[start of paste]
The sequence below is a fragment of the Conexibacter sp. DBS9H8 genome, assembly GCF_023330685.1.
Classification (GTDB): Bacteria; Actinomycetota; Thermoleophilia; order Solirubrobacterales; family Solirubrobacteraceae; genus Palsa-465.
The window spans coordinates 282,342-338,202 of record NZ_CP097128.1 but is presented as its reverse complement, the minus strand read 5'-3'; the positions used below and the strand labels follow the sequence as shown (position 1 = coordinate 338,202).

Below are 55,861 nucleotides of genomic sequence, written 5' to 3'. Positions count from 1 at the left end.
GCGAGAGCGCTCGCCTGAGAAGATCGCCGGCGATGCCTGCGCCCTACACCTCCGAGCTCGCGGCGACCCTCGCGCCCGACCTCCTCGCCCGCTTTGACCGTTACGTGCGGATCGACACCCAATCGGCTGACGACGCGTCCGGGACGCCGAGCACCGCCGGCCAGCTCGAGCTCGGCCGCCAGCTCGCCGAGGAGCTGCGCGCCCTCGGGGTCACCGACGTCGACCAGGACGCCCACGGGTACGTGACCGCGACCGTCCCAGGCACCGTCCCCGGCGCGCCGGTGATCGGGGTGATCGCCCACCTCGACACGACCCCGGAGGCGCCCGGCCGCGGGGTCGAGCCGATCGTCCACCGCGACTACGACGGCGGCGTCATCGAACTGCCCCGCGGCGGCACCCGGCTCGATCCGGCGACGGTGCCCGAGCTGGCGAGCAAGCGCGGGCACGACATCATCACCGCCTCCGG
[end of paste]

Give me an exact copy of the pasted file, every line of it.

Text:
The sequence below is a fragment of the Conexibacter sp. DBS9H8 genome, assembly GCF_023330685.1.
Classification (GTDB): Bacteria; Actinomycetota; Thermoleophilia; order Solirubrobacterales; family Solirubrobacteraceae; genus Palsa-465.
The window spans coordinates 282,342-338,202 of record NZ_CP097128.1 but is presented as its reverse complement, the minus strand read 5'-3'; the positions used below and the strand labels follow the sequence as shown (position 1 = coordinate 338,202).

Below are 55,861 nucleotides of genomic sequence, written 5' to 3'. Positions count from 1 at the left end.
GCGAGAGCGCTCGCCTGAGAAGATCGCCGGCGATGCCTGCGCCCTACACCTCCGAGCTCGCGGCGACCCTCGCGCCCGACCTCCTCGCCCGCTTTGACCGTTACGTGCGGATCGACACCCAATCGGCTGACGACGCGTCCGGGACGCCGAGCACCGCCGGCCAGCTCGAGCTCGGCCGCCAGCTCGCCGAGGAGCTGCGCGCCCTCGGGGTCACCGACGTCGACCAGGACGCCCACGGGTACGTGACCGCGACCGTCCCAGGCACCGTCCCCGGCGCGCCGGTGATCGGGGTGATCGCCCACCTCGACACGACCCCGGAGGCGCCCGGCCGCGGGGTCGAGCCGATCGTCCACCGCGACTACGACGGCGGCGTCATCGAACTGCCCCGCGGCGGCACCCGGCTCGATCCGGCGACGGTGCCCGAGCTGGCGAGCAAGCGCGGGCACGACATCATCACCGCCTCCGG